Licensed childcare


Updated 5/25/16

Ongoing challenges remain for families to find affordable childcare in their own neighborhoods or near their employment or that meet their work schedule. The Children’s Cabinet reported the average costs for licensed childcare November 2015 from a low of $148.31/week for a first grader or older in a family home, to a high of $196.64/week for an infant under 6 months in a center.

Washoe County’s Social Services provides childcare licensing services. Few new centers and homes are licensed each year, a trend that is seen both statewide and nationally. Historically, this slow increase can be attributed, in part, to rising employment rates and the disparate wage and benefit rates for child caregivers as a profession. Per NRS4321, Social Services is authorized to monitor the childcare centers and homes that provide care to more than one child for compensation, and to enact and enforce regulations with regard to programs and services of childcare facilities.

Social Services sponsors and partners with a number of community agencies to improve caregiver awareness and education in the areas of quality programming, child abuse and neglect prevention, reporting requirements, and caregiver support initiatives. The Children’s Cabinet reported in their 2009 Child Care in Nevada report that licensed care in Washoe County only met 53.03% of the demand for children ages 0-5 years, decreasing to 27.26% for children ages 0-9. Parents reported that their main problem finding care is no available openings (or not open for requested schedule); 1,363 children were reported in self care ages 6-9 years, and 2,930 children ages 10-12.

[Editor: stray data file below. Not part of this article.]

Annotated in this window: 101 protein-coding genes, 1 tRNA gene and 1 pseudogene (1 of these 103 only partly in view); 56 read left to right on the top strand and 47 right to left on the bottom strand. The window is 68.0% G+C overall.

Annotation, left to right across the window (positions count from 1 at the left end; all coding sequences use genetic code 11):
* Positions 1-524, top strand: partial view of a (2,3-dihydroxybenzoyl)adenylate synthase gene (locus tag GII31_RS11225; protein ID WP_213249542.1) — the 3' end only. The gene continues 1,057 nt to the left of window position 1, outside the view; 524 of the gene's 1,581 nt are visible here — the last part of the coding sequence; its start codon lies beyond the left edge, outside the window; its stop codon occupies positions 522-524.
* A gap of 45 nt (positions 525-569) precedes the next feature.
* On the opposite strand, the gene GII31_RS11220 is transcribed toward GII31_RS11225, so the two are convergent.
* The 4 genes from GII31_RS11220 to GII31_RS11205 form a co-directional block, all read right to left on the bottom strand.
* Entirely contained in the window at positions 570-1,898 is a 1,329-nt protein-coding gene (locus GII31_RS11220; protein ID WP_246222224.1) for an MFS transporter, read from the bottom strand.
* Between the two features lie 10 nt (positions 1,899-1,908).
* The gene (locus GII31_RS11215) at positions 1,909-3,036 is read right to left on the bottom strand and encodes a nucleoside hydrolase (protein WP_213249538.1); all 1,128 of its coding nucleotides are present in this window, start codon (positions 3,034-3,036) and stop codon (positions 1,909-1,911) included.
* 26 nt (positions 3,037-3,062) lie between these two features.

The Children’s Cabinet also assists parents with affordable, accessible childcare to eligible parents who are working, going to school, in job training or seeking employment. According to The Children’s Cabinet most recent childcare outcomes report, 92% of parents receiving a subsidy found employment in fiscal year 2011-12.

Supporting childcare is a smart business decision.  Past studies estimated that for every $1 spent on childcare, there’s at least a $2-$9 economic benefit through increased tax revenues and decreased social, education, and healthcare costs.

Notes:

  • *Licensed centers include tribal land, Head Start & PreK; licensed homes include family and group child care

Source:

The Children’s Cabinet;

US Census Bureau, American Community Survey

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